It was fascinating to read the University of Edinburgh’s Centre for Carbon Innovation (ECCI) director Andy Kerr’s advice (Friends of The Scotsman, 23 April) on how more prudent use of energy can help to save the planet – “As a society we waste vast quantities of energy” – highlighting the need to reduce greenhouse emissions and proposing “issues of equity, justice and fairness” as the way forward.
This voicing of social concern alongside technological innovation is commendable to those of us who look forward to a more equitable, just and fair society.
I am one of Mr Kerr’s neighbours in a somewhat beleaguered community close to the ECCI. We have been subjected for the past several months to an excruciating electrical humming worthy of use by CIA interrogators, 12 hours a day, seven days a week.
We have been given several vague and unsatisfactory explanations by the university’s Estates and Buildings Department for the source of the noise, and why it needs to be on, regardless of whether or not anyone is in the building. Explanations change almost daily.
The City of Edinburgh’s “noise team” has measured the sound inside my flat and decreed the university is in breach of the planning conditions attached to the ECCI building.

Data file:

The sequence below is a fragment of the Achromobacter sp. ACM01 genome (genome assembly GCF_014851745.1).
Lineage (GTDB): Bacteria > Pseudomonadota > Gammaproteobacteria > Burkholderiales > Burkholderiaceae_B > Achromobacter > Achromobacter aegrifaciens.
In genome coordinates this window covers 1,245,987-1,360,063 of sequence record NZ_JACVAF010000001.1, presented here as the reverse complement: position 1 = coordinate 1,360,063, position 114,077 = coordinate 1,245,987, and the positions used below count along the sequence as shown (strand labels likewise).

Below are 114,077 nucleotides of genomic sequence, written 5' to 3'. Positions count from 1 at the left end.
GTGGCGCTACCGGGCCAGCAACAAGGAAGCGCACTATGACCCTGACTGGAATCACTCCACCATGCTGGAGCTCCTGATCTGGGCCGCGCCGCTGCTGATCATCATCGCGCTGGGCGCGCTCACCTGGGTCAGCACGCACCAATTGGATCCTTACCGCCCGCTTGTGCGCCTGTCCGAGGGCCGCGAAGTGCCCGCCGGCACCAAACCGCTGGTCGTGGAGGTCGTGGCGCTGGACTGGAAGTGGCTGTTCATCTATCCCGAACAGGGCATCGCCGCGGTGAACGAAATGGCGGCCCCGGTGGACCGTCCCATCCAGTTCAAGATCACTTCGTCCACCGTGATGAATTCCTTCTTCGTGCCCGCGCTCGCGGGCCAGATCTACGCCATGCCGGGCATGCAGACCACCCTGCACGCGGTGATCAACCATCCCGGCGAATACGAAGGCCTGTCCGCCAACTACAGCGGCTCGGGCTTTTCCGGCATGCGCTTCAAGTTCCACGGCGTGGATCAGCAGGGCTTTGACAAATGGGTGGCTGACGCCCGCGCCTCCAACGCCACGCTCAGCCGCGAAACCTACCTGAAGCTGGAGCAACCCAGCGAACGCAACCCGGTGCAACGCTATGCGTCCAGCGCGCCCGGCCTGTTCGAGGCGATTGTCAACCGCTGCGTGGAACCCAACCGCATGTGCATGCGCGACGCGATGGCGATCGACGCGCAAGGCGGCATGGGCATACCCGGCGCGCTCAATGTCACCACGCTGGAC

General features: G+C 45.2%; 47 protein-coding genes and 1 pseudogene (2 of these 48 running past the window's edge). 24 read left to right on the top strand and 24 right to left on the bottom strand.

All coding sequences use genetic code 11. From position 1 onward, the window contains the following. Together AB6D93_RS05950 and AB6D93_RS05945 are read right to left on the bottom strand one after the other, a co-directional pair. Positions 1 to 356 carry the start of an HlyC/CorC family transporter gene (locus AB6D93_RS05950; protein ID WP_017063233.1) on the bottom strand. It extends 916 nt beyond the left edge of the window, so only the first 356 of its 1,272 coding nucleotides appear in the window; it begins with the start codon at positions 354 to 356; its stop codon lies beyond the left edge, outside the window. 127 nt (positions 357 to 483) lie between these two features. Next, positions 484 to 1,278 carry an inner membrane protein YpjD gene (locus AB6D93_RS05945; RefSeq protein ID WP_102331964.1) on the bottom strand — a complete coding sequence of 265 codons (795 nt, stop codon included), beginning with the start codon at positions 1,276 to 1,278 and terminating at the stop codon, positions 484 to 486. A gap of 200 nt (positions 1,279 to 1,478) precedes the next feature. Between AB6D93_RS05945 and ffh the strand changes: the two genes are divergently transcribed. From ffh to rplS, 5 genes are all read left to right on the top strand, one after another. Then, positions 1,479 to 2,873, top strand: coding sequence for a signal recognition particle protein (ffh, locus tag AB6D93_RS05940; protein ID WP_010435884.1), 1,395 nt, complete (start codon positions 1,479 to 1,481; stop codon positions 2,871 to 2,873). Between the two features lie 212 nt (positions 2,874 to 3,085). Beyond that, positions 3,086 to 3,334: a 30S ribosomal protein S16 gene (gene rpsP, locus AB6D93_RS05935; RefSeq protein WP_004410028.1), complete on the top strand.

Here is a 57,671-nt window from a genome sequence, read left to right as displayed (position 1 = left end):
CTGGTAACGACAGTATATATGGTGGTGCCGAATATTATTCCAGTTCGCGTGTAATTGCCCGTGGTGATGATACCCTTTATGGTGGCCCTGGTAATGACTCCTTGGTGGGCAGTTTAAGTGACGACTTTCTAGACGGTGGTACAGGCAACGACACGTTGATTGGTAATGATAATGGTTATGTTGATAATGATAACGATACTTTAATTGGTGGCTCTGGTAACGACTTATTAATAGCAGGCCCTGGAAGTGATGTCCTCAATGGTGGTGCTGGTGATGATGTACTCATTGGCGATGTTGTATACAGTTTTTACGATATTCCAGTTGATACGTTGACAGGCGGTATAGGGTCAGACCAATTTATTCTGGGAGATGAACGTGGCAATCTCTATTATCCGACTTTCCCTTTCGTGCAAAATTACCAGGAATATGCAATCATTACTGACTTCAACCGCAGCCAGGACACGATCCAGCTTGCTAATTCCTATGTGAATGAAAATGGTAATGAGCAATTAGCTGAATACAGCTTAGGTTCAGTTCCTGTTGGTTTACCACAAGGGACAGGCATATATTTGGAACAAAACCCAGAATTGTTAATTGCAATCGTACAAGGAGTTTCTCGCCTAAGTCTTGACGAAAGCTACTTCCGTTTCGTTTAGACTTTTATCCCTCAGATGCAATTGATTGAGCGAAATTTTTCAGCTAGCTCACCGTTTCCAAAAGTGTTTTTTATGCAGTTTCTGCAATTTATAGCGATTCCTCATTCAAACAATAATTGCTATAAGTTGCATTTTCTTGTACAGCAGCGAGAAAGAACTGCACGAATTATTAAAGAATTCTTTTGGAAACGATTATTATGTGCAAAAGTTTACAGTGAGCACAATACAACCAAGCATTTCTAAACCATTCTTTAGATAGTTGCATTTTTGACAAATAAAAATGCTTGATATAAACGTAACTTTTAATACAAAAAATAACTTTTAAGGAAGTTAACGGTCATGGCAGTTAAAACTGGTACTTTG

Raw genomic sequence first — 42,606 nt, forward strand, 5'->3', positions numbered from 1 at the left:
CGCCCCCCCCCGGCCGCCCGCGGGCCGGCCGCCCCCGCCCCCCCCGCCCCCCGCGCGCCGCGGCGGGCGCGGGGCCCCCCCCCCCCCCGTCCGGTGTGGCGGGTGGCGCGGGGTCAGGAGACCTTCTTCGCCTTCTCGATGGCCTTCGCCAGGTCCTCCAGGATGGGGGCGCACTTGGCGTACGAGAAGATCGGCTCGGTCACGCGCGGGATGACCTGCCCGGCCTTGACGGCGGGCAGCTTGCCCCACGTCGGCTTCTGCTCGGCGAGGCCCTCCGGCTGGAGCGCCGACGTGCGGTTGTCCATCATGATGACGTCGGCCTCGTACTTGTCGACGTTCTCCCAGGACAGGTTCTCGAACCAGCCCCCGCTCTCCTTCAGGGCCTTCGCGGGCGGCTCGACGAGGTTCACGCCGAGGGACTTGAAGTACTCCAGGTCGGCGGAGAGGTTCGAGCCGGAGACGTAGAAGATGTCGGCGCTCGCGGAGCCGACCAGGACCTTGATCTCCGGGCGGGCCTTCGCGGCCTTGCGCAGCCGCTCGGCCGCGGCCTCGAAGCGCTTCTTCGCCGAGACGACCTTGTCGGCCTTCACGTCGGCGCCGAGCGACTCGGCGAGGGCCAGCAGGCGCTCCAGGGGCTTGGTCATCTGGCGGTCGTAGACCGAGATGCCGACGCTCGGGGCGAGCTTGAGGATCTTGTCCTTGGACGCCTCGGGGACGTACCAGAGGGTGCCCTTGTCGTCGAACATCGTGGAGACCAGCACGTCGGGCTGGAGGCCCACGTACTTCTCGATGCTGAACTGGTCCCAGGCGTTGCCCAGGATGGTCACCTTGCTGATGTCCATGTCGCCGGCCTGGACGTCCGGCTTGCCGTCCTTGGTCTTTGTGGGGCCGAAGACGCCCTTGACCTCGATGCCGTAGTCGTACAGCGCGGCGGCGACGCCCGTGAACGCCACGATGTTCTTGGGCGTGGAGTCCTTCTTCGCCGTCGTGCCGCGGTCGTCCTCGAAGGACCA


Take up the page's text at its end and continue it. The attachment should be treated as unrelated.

We have been given various bits of flannel about how the offending machinery, possibly an extractor fan or air conditioning, is linked by computer to other machinery and therefore has to remain on (this in a building devoted to energy-saving technological innovation), incidentally casting a blight on our lives.
Those of us who have lived in Edinburgh’s Southside for many years are familiar with the university’s breathtaking social arrogance toward and disregard of the needs of the local community, many of whom are classified by social services as vulnerable.
I wonder if Mr Kerr would care to comment, in the light of his avowed concern for a) the planet and b) the community.
High School Yards